Katie Johnston

Each day it becomes harder for all but the highest earners to get by in this country. Average American workers are beset by lack of opportunity and the fight for livable wages, along with nagging questions about their relevance. Will their skills remain viable in a changing economy with more automation? Will their jobs be sent overseas? Small business owners, meanwhile, face their own challenges. And the labor unions that once hovered over it all are increasingly less powerful.This beat is an exploration of those shifts, with an emphasis on what it all means for our workforce and for families trying to put food on the table.

Katie Johnston previously wrote about travel and tourism for the Globe and worked as the paper’s music and entertainment editor.

Latest stories

When colleagues are spread around the globe, work is a different world

By , Globe Staff

As companies expand their international teams, time zone, communication, and cultural challenges persist.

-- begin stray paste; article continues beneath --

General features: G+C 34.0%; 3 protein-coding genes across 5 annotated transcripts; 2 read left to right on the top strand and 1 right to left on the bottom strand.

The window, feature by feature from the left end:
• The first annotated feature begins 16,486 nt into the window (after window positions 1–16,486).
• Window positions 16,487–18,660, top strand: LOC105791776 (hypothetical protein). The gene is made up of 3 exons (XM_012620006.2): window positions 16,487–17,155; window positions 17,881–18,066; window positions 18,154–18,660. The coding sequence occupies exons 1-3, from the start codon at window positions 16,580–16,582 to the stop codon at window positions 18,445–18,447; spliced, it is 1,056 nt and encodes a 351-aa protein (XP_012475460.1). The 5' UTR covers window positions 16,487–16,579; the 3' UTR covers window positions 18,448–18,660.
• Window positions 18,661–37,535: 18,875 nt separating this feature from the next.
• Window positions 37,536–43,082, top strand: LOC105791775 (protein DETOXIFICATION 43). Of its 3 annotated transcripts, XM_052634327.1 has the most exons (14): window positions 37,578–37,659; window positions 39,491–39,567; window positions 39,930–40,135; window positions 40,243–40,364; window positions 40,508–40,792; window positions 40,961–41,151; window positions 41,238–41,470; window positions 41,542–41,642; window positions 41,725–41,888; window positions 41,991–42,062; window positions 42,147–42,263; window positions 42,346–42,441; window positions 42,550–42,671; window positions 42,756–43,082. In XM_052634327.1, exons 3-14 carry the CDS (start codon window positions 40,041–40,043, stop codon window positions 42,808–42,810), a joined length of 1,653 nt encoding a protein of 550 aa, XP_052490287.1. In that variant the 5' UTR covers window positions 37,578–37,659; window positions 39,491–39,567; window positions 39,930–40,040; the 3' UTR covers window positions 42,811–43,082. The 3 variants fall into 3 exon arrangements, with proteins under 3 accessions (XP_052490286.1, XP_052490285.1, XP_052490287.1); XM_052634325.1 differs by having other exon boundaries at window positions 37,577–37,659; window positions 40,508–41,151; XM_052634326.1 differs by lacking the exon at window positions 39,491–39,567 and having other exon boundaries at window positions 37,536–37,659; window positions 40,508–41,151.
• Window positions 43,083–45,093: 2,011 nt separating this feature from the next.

Working from home is becoming more common. But can it be done well?

By , Globe Staff

Companies tried out a week of telecommuting in order to better understand and improve the experience of remote workers. The effort reflects a growing interest in what one consultant calls the “fourth industrial revolution.”

Striking Vineyard bus drivers OK contract, will return to work Tuesday

By John Hilliard , Globe Correspondent

The deal, the first-ever for the bus drivers union, ends a monthlong strike.

Martha’s Vineyard bus drivers reach tentative deal to end strike

By , Globe Staff

Drivers will vote on the first-ever union agreement on Sunday.